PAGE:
How to Lose Your Mind

(a parable of sorts)

“These big brains are more burden than bargain.” (Kurt Vonnegut)

In your life, you may face no greater nemesis than your own mind. The tradeoffs for these big brains of ours are big problems. We fixate, ruminate, self-sabotage, over-react, and seemingly do everything in our power to avoid staying in the present moment.

If only we could conquer our brains, true peace would finally be possible. Maybe the secret to finding ourselves lies in losing our minds.

Just ask the nearest sea squirt.

A sea squirt looks like an underwater plant but it’s classified as part of a group of marine animals called tunicates. They look like flexible sacs that filter the water that passes through their “bodies.” During this process, they strain the plankton and organic matter they need to survive. If you were to poke one of these beings, you’d find out how they earned their name.

Sea squirts have both male and female reproductive organs. This allows them to release eggs and sperm into the water at the same time. The fertilized eggs develop into larvae. These tadpole-like creatures are free-swimming but are incapable of feeding. So, their goal is to find a safe spot to attach themselves — for the rest of their days.

This is when the sea squirt rids itself of humanity’s worst problem: having a brain.

Once attached to its permanent home, the sea squirt goes about ridding itself of all the parts it no longer needs, e.g. its gills, tail, singular eye, and its “spine” (really a notocord). Then comes the giant step toward peace of mind. The sea squirt eats its own brain (cerebral ganglion). It needed such an organ to help it swim and find a place to attach. Now, well… it serves no useful purpose than perhaps to make it miss its mobile days?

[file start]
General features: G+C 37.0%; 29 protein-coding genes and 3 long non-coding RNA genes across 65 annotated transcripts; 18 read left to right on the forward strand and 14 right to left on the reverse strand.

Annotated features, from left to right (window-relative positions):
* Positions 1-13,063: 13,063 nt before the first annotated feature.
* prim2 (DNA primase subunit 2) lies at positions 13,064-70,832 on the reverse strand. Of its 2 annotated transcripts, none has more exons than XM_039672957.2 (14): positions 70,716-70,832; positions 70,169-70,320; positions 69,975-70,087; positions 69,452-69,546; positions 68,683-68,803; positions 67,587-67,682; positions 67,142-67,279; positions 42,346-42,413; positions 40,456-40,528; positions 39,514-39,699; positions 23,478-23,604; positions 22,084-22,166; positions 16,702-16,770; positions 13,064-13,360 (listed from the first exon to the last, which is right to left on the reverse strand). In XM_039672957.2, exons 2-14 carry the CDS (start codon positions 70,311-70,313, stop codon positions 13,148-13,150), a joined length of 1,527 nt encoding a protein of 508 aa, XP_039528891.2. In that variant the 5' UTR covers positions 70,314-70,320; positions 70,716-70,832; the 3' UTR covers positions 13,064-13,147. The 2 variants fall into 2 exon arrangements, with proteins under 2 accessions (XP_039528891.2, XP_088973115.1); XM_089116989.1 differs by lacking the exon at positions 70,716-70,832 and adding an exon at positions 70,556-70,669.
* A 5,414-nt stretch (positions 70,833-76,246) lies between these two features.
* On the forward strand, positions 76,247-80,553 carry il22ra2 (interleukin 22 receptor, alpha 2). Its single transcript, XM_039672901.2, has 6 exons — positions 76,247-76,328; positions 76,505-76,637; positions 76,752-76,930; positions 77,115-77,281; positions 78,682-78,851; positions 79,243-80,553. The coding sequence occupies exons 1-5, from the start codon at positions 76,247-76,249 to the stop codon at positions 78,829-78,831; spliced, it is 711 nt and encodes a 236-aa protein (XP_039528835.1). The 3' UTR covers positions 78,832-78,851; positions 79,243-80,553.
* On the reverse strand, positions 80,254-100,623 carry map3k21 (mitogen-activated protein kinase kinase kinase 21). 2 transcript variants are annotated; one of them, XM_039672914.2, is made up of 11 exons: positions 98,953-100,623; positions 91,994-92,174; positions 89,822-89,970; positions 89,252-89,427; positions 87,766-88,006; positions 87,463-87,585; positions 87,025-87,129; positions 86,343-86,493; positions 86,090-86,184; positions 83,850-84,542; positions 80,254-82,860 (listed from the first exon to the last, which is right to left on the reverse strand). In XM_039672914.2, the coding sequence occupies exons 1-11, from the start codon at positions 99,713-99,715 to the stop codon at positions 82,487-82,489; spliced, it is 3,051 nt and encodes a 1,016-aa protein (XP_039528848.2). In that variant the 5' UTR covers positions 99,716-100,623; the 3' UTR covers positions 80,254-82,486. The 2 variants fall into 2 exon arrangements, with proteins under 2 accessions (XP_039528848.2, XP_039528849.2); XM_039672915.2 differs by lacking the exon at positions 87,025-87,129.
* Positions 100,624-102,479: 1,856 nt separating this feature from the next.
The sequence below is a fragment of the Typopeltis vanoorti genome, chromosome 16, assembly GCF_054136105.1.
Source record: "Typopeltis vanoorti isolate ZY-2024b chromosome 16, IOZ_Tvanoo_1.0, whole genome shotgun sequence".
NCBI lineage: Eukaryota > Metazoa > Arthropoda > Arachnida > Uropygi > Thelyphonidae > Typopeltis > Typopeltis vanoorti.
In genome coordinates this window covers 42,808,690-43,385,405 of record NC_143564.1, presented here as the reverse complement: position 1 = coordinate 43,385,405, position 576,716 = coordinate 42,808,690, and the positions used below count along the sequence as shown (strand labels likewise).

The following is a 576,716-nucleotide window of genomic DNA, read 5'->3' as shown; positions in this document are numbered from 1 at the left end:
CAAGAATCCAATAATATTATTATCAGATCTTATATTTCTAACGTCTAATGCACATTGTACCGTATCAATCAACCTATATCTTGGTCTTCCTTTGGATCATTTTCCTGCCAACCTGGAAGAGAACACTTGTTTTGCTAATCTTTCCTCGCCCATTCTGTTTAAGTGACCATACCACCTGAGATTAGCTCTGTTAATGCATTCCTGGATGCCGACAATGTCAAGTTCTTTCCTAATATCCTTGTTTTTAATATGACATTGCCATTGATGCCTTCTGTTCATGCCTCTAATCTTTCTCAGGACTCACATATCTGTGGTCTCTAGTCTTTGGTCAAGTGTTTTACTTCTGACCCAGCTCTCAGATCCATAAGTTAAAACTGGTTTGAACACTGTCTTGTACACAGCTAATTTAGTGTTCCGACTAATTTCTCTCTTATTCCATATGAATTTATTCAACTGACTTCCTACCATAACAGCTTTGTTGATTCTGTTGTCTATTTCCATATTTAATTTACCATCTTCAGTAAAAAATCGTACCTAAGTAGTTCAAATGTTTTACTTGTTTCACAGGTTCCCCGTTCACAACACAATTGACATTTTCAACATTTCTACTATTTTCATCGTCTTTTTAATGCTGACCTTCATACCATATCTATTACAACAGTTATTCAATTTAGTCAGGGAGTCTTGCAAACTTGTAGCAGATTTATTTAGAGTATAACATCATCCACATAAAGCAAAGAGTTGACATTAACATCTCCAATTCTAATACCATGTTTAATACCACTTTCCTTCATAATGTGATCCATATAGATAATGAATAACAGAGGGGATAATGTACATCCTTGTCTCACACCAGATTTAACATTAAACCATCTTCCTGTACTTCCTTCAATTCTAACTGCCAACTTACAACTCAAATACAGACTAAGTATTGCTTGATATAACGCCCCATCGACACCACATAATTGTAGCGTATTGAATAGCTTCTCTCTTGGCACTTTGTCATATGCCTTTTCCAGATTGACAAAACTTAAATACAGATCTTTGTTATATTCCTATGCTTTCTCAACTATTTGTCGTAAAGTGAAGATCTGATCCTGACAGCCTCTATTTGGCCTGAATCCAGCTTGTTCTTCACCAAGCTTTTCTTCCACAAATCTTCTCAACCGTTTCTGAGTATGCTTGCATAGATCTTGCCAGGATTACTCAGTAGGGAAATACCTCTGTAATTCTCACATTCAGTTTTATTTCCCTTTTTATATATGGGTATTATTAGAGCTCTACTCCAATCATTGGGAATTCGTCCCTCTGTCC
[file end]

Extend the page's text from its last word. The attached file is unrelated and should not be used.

The material that makes us the sea squirt brain is transformed into digestive, reproductive, and circulatory organs.

From its secure spot, the sea squirt can focus on feeding, filtering, and reproducing. You might say it’s vegging out. No time is wasted on creating skewed expectations.

Without a brain, it can serenely appreciate little moments like when a particularly tasty batch of plankton enters its body. Nothing is taken for granted.

Doubting itself is superfluous and unnecessary. There’s no loud inner critic to ruin even the happiest of moments.

The sea squirt is the epitome of mindfulness.

If all these attributes make you feel more than a little jealous, just remember: You can live mindfully, too… without surrendering that big brain of yours.

Mickey Z. is the creator of a podcast called Post-Woke. You can subscribe here. He is also the founder of Helping Homeless Women - NYC, offering direct relief to women on New York City streets. Spread the word. Read other articles by Mickey.